Hibernia’s West Coast representative looked like a banker: tight face and tighter pinstripes. As he strode up the modest driveway to the house in Depot Bay, the meager winter sun somehow managed to glint off his highly polished shoes. Charlie’s grandpa could practically smell the expensive Italian leather of his briefcase from where he stood at the front window, watching the man approach the house. He opened the door before the knock sounded.
They gathered at the kitchen table: Charlie, Lorelei, grandpa, and Pinstripes … who turned out to be one of the bank’s lawyers on retainer. Pinstripes laid his briefcase on the table, clicking the latches open with a perfunctory flick. He reached inside to reveal a small portrait, a mere five inches wide, by six inches tall. Although the portrait was small, there was no question that the magnetic eyes and visage of its subject belonged to the woman who sat with them at the table; the woman balanced with a certain nervous precariousness on the edge of her timeworn chair.
“Can I see it?” Charlie eagerly asked. Pinstripes passed him the portrait. “Grandpa, look! It’s her — it’s a perfect likeness!”
“Mmmph,” his grandpa replied, barely glancing at the image in Charlie’s hands. He shifted his glance to Lorelei. She was wearing that small, secretive smile again. The smile that made him want to dump her back on the beach where his impetuous grandson found her. He turned to Pinstripes. “Well, sir, what do we do now?”
“As for my part,” Pinstripes began, “I agree it is a positive identification. There is some simple paperwork requiring Ms. Strange’s signature and then I shall be on my way. The requested bank funds can be transferred at any time.” He shuffled a shiny pen and a few sheets of paper in Lorelei’s direction. “As for what you do next, that is entirely up to you.” Pinstripes collected the signed documents, clicked his briefcase closed, and stood.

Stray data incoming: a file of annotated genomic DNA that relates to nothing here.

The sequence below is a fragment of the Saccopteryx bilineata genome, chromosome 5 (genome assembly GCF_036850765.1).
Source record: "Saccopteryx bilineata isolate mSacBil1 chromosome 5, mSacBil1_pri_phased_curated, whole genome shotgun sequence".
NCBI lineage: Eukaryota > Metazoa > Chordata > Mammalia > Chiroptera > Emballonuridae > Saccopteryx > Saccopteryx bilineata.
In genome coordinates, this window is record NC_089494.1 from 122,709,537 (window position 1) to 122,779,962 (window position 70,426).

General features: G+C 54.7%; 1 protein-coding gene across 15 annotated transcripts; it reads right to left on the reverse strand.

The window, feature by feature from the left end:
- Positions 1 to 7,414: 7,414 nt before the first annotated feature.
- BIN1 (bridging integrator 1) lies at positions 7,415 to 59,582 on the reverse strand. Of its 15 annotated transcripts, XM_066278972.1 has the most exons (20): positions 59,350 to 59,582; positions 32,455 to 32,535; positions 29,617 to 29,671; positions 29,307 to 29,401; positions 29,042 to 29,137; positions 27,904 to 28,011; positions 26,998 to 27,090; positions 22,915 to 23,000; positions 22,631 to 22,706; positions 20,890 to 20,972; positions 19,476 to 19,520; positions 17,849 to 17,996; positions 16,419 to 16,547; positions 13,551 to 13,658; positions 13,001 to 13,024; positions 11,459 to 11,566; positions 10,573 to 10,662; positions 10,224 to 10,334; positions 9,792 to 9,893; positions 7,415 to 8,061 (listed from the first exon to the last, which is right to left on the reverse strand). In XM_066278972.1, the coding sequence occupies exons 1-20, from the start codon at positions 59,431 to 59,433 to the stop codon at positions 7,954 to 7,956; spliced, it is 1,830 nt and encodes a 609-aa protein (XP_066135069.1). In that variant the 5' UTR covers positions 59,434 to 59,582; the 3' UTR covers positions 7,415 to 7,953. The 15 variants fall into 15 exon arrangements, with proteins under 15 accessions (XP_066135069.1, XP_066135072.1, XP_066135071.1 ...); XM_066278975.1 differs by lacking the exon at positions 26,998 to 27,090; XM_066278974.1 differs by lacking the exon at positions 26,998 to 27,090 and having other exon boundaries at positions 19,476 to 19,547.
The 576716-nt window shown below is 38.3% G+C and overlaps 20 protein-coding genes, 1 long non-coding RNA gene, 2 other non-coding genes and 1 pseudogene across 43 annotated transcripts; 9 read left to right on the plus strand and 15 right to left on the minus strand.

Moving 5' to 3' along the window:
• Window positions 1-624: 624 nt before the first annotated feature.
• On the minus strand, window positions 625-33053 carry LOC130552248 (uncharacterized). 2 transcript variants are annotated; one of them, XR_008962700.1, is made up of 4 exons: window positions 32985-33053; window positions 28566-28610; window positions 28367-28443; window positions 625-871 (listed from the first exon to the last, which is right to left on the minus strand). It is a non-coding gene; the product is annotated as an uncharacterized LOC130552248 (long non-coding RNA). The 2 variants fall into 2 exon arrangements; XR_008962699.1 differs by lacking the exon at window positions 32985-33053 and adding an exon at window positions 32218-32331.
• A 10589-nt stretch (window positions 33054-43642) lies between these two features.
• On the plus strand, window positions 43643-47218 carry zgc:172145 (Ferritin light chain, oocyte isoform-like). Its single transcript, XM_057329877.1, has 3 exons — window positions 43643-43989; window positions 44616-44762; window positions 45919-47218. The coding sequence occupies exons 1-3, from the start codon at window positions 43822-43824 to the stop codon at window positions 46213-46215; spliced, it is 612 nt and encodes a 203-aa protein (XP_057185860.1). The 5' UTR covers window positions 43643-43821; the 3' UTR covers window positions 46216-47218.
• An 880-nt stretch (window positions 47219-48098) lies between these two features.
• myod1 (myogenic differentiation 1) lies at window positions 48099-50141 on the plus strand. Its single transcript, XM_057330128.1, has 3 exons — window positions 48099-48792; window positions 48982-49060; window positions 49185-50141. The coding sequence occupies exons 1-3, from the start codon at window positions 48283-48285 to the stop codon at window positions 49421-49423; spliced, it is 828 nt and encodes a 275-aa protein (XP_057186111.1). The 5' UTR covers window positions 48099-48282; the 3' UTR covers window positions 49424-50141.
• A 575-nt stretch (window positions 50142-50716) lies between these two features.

Lorelei had been strangely quiet through the entire proceeding. Suddenly, she stood as the lawyer stood, scraping her chair on the wooden plank floor.
“Sir, may I escort you out?” she queried, pinning Pinstripes with her eyes.
“Of course, Madam. I am at your disposal.” He offered his arm to Lorelei, with a flourish of old-fashioned manners. Charlie and grandpa were left behind to gape at the pair as they made their way out the front door and down the drive.
Out of earshot of the house, Lorelei spoke. “Does Atargatis know?”
“I am sure I don’t know what you mean,” Pinstripes replied, subconsciously fingering the inconspicuous pin on his lapel. The pin was in the shape of a tiny open seashell, delicately sculpted and subtly executed in silver.
Lorelei nodded in the direction of his pin. “Life is not slain by death. The vast, immortal Sea shall have Her own…”
“…Shall garner to Her this expiring breath, shall reap where She has sown.” He finished the quote. “So you recognized me.”
“Yes, the moment you walked in.” She looked past him, fixing her gaze on a small boat gliding into the bay. “Does Atargatis know I made shore?”
“As I suspected. You Guardians are always so quick to report my whereabouts. Can you get a message to her?” Pinstripes nodded. “Then tell her I am looking for him. And when I find him, it will be different this time. This time I will not fail.”
Her eyes flashed golden sparks as she watched the lawyer drive away. Turning toward the house, she saw a curtain moving in the window. The men inside had been watching her.
The above post is a beta excerpt from an ongoing novel-in-progress tentatively titled “The Curious Tale of Lorelei Strange”. To read all related posts, click on the associated category. All post titles in this series contain numeric labels so that you may read the story in consecutive order (i.e., LS1 is the first installment, LS2 the second, etc.). ©Awen Blackbird/Jamie Waggoner, all rights reserved. Featured photo credit: Issara Willenskomer via Unsplash.